Content/trigger warning: mention of murder by police, discussion of ableism
I’m so fucking tired.
I actually have an accomodation at work that allows me to turn my Zoom camera off whenever I want. This is because performing neuronormative facial expressions is fucking exhausting and I can’t do it for long. Performing neuronormative facial expressions is a part of what Autistic people call “masking,” which is a word for “pretending to be neurotypical.” Not all Autistic people are able to mask, and masking has recently become something of a hot topic on Autistic Twitter and TikTok. Despite being neck deep in the online Autistic community, I’m only just becoming familiar with masking and how I mask. I mean, during Zoom meetings, I still have to modulate my vocal cadences to sound neurotypical even with my camera off, and I only realized when writing this blog entry that that was a form of masking. Other forms of Autistic masking can include:
-Forcing eye contact
-Standing differently/mimicking neurotypical body language
-Learning and following social scripts, some or all of which may not align with actual views
-Using pre-prepared jokes or phrases
-Engaging in popular activities, especially social ones, that we don’t want to engage in
-Refraining from infodumping
Honestly, learning some of what constitutes masking made me a little bit surprised at how much I mask. And it makes me wonder if masking so much is why I’m so fucking exhausted all the fucking time. Because what happens when you force an Autistic person to mask?
Masking is hell. It’s draining. It’s concealing the essence of who you are. It’s like expecting a person to hack off parts of themselves in order to fit into a designated space. And yet it wasn’t even widely discussed enough for a lot of Autistic people (HI) to know what the fuck it was until recently. We destroy ourselves in the name of ablenormativity and I’d be willing to bet most psychologists wouldn’t know what I was talking about if I tried to talk with them about “Autistic masking.”
You might be thinking “it sounds like society forces Autistic people to mask.” If you’re not thinking that, you should be. Masking is a safety issue, especially if you’re also part of a different marginalized group that’s at higher risk of, say, having the police called on you (and then being subsequently murdered) for acting “strange.”
Also, while masking is primarily discussed in relation to Autistic people, we’re not the only neurodivergent people who mask. I would say that any neurodivergent person suppressing themselves in order to appear neurotypical is masking. For example, an ADHDer who was masking might:
-Get good grades through good memory despite poor organizational and study skills
-Overcompensate/try harder at tasks and activities to make up for developmental difficulties
-Joke or kid about ADHD-related mistakes
-Pretend to be incompetent to avoid high expectations
-Conceal that they’re experiencing RSD
I could continue making lists for how different neurodivergencies are usually masked, but we’d be here all day.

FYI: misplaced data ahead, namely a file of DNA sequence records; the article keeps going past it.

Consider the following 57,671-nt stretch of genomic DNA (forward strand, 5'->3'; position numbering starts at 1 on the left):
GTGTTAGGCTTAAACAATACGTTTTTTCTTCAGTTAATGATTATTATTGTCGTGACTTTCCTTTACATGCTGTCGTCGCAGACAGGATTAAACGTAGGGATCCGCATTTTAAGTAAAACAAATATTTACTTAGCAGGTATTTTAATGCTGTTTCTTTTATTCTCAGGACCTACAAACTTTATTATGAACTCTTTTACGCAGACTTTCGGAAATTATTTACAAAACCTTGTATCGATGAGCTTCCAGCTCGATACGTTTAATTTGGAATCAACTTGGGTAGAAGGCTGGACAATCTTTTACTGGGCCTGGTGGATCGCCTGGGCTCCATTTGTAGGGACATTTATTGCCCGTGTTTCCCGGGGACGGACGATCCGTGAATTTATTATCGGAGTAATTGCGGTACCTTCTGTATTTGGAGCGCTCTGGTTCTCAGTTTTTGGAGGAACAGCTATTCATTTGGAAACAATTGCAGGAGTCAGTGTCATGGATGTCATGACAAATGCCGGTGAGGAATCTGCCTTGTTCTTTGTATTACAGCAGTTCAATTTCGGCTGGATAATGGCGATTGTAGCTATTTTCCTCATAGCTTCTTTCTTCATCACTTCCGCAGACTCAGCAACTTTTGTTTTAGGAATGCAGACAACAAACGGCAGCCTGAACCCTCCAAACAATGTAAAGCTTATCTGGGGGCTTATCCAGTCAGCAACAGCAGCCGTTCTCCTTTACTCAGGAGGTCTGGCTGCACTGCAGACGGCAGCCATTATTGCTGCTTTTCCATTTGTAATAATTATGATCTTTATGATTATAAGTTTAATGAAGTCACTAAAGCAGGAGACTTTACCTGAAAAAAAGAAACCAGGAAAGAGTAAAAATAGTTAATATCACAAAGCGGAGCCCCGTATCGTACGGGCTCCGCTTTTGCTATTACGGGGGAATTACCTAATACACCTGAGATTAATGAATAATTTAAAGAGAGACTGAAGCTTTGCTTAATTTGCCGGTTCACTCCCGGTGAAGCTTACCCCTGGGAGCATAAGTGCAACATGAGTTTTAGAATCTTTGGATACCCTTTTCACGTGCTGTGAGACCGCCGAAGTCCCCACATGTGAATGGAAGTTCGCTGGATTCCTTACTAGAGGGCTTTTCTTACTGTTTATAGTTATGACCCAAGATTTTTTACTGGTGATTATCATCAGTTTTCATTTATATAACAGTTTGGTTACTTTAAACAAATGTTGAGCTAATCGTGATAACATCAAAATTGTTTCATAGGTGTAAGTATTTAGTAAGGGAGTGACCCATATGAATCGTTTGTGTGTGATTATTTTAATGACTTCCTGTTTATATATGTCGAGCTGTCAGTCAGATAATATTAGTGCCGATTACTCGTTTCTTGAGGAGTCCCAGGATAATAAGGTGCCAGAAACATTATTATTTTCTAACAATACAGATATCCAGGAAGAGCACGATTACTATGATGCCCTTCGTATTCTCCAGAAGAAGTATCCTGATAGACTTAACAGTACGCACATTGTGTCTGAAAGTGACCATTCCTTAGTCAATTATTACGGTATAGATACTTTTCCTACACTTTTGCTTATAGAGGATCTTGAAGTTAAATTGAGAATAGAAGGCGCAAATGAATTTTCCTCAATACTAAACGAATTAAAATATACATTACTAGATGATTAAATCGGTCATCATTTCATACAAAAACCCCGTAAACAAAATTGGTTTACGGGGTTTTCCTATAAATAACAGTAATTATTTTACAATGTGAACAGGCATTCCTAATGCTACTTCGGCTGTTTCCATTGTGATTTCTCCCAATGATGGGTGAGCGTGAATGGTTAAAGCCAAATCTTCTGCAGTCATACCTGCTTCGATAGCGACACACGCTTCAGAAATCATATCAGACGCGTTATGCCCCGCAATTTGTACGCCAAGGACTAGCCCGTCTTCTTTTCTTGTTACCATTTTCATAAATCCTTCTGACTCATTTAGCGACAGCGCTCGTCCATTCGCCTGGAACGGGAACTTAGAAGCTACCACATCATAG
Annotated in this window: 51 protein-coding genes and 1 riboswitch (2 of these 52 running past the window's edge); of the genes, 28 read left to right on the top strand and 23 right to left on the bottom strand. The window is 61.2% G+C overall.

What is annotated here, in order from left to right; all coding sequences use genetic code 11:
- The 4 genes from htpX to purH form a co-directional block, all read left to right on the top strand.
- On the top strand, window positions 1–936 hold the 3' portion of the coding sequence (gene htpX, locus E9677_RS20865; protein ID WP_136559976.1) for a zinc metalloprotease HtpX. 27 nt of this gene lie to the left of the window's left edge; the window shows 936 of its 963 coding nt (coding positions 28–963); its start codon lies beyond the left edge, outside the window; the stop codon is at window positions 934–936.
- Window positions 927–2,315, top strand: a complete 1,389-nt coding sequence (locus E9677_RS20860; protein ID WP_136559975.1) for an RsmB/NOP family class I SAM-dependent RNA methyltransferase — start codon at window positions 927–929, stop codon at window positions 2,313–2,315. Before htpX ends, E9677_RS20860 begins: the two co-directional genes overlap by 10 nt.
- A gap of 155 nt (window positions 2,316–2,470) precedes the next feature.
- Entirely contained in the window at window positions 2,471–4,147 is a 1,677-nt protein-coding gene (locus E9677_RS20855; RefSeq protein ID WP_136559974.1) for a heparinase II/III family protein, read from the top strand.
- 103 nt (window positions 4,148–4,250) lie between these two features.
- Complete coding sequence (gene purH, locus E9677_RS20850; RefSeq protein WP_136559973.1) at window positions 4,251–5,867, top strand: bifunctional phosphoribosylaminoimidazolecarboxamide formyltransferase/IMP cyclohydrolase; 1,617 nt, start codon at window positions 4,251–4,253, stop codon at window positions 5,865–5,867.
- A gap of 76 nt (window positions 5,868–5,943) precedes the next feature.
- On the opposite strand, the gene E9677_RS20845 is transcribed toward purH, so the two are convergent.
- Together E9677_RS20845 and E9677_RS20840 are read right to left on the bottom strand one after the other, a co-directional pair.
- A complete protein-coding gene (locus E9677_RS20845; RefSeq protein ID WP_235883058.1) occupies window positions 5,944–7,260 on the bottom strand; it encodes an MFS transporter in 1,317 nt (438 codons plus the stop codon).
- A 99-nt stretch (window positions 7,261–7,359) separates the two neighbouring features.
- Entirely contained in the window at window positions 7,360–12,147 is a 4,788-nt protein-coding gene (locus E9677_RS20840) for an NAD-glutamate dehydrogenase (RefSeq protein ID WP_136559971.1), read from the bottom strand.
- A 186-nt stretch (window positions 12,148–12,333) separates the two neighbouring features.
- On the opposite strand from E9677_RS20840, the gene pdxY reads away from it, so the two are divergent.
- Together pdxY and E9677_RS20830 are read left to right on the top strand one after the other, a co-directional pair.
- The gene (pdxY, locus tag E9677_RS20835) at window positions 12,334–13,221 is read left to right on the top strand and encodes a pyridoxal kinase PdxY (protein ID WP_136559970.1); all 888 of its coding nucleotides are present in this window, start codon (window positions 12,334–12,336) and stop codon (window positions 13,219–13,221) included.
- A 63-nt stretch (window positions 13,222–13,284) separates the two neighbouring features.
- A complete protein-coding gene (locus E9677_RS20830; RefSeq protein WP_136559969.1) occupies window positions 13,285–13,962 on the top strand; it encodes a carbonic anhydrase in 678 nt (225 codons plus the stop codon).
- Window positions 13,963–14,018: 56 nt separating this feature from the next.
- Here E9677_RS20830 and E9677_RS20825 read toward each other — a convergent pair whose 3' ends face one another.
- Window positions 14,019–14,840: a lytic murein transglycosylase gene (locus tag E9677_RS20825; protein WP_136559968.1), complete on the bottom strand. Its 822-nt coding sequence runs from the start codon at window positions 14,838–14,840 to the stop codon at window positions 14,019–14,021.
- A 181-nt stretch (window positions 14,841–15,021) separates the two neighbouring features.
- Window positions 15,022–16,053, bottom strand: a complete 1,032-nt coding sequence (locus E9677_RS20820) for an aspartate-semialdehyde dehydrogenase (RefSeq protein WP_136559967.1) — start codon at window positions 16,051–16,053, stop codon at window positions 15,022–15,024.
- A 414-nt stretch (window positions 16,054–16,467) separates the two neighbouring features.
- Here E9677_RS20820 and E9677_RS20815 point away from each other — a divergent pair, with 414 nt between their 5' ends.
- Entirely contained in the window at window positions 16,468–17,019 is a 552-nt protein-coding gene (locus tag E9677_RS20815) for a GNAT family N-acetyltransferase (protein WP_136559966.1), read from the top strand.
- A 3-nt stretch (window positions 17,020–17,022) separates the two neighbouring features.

There also are a lot of conversations around masking that I don’t want to get into. Or at least, there are two conversations around masking that I don’t want to get into. These two conversations are:
- Autistic women and girls mask more than Autistic men and boys because women and girls are expected to be more pacifying and unobtrusive
- Whether or not being able to mask is a privilege
The first conversation often erases non-binary people and involves second-wave bullshit about being ~*~socialized female~*~ and I, a cis binary woman, am not qualified to address that particular stripe of bullshit. As for the second conversation, having been in situations when I was able vs. unable to mask, it mystifies me that there’s even a debate here. Of course being able to mask is a privilege. The fact that masking sucks to the degree that it leads to mental health breakdowns doesn’t mean it’s not a privilege to be safer and treated better than Autistic people who can’t mask. (And no, able to mask vs. unable to mask isn’t in any way the new “high functioning vs. low functioning,” don’t @ me.) But that’s not what I want to focus on here; I’m trying to give more general information about masking, not drop hot takes.
So what do we do about masking? At some point during the arc of me keeping this blog (it’s been over FOUR YEARS!? WHAT!?), I would have said “Take the mask off! Be yourself! That’s the only way to normalize Autistic behavior!”
Yeah, past self? That’s not fucking safe. Dismantling ableism is the name of the game, of course, but ableism is a structural issue that is inextricable from other forms of oppression. Actually, I don’t think I’ve shared the updated definition of ableism with my readers! This is the latest definition of ableism, modified this year, from activist Talila “TL” Lewis:
“Ableism: A system that places value on people’s bodies and minds based on societally constructed ideas of normality, intelligence, excellence, desirability, and productivity. These constructed ideas are deeply rooted in anti-Blackness, eugenics, misogyny, colonialism, imperialism, and capitalism.
“This form of systemic oppression leads to people and society determining who is valuable and worthy based on a person’s language, appearance, religion, and/or their ability to satisfactorily [re]produce, excel, and ‘behave.’”
So unmasking is not going to pull out the evil ableism tree at its roots; it might only pull off some of the leaves, or it might backfire spectacularly and put someone in danger. Do I want a society in which nobody has to mask? Absofuckinglutely. Do I think we should take off our masks whenever possible, because masking is so detrimental to health and well-being? Yes. Do I think that we should stay masked when it isn’t safe to unmask? Until the revolution, sadly, yes.
Hey, it’s complicated.
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